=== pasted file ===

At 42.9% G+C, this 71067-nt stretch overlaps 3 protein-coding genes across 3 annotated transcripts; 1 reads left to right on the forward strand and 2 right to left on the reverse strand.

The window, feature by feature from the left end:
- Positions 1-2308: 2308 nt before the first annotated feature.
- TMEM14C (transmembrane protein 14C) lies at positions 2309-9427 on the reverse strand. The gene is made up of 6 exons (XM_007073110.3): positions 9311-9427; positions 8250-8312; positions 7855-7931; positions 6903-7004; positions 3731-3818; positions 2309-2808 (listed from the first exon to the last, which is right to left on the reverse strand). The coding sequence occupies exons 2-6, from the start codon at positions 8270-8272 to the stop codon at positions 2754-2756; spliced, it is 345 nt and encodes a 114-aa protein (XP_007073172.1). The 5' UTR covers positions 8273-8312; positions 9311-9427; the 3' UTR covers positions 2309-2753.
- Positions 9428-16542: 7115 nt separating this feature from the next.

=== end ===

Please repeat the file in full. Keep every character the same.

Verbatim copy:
At 42.9% G+C, this 71067-nt stretch overlaps 3 protein-coding genes across 3 annotated transcripts; 1 reads left to right on the forward strand and 2 right to left on the reverse strand.

The window, feature by feature from the left end:
- Positions 1-2308: 2308 nt before the first annotated feature.
- TMEM14C (transmembrane protein 14C) lies at positions 2309-9427 on the reverse strand. The gene is made up of 6 exons (XM_007073110.3): positions 9311-9427; positions 8250-8312; positions 7855-7931; positions 6903-7004; positions 3731-3818; positions 2309-2808 (listed from the first exon to the last, which is right to left on the reverse strand). The coding sequence occupies exons 2-6, from the start codon at positions 8270-8272 to the stop codon at positions 2754-2756; spliced, it is 345 nt and encodes a 114-aa protein (XP_007073172.1). The 5' UTR covers positions 8273-8312; positions 9311-9427; the 3' UTR covers positions 2309-2753.
- Positions 9428-16542: 7115 nt separating this feature from the next.